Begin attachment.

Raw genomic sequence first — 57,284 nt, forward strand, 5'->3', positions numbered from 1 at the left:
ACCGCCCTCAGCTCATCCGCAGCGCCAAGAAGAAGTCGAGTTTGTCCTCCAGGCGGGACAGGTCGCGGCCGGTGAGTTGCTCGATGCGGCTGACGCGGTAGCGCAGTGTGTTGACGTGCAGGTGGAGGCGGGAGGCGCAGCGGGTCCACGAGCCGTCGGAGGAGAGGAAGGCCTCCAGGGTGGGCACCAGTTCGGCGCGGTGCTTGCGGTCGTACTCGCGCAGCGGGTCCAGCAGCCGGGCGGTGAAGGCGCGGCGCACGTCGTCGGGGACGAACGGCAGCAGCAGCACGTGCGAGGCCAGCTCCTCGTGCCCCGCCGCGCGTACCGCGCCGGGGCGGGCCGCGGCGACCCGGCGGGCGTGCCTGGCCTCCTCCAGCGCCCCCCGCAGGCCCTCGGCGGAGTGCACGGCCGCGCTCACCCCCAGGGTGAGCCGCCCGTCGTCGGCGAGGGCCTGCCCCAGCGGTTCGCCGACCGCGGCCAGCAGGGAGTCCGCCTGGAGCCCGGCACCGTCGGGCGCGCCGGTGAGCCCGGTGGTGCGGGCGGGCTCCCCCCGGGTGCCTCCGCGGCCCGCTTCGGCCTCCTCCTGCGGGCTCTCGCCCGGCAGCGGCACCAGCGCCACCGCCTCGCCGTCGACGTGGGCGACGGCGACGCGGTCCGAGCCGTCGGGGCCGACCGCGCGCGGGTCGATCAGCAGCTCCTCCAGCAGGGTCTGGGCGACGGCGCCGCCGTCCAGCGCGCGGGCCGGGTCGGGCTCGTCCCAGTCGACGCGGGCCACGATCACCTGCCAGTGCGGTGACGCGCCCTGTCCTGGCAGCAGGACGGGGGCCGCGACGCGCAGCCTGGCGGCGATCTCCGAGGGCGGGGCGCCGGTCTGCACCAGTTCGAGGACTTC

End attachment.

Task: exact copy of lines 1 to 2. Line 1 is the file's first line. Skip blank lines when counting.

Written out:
Raw genomic sequence first — 57,284 nt, forward strand, 5'->3', positions numbered from 1 at the left:
ACCGCCCTCAGCTCATCCGCAGCGCCAAGAAGAAGTCGAGTTTGTCCTCCAGGCGGGACAGGTCGCGGCCGGTGAGTTGCTCGATGCGGCTGACGCGGTAGCGCAGTGTGTTGACGTGCAGGTGGAGGCGGGAGGCGCAGCGGGTCCACGAGCCGTCGGAGGAGAGGAAGGCCTCCAGGGTGGGCACCAGTTCGGCGCGGTGCTTGCGGTCGTACTCGCGCAGCGGGTCCAGCAGCCGGGCGGTGAAGGCGCGGCGCACGTCGTCGGGGACGAACGGCAGCAGCAGCACGTGCGAGGCCAGCTCCTCGTGCCCCGCCGCGCGTACCGCGCCGGGGCGGGCCGCGGCGACCCGGCGGGCGTGCCTGGCCTCCTCCAGCGCCCCCCGCAGGCCCTCGGCGGAGTGCACGGCCGCGCTCACCCCCAGGGTGAGCCGCCCGTCGTCGGCGAGGGCCTGCCCCAGCGGTTCGCCGACCGCGGCCAGCAGGGAGTCCGCCTGGAGCCCGGCACCGTCGGGCGCGCCGGTGAGCCCGGTGGTGCGGGCGGGCTCCCCCCGGGTGCCTCCGCGGCCCGCTTCGGCCTCCTCCTGCGGGCTCTCGCCCGGCAGCGGCACCAGCGCCACCGCCTCGCCGTCGACGTGGGCGACGGCGACGCGGTCCGAGCCGTCGGGGCCGACCGCGCGCGGGTCGATCAGCAGCTCCTCCAGCAGGGTCTGGGCGACGGCGCCGCCGTCCAGCGCGCGGGCCGGGTCGGGCTCGTCCCAGTCGACGCGGGCCACGATCACCTGCCAGTGCGGTGACGCGCCCTGTCCTGGCAGCAGGACGGGGGCCGCGACGCGCAGCCTGGCGGCGATCTCCGAGGGCGGGGCGCCGGTCTGCACCAGTTCGAGGACTTC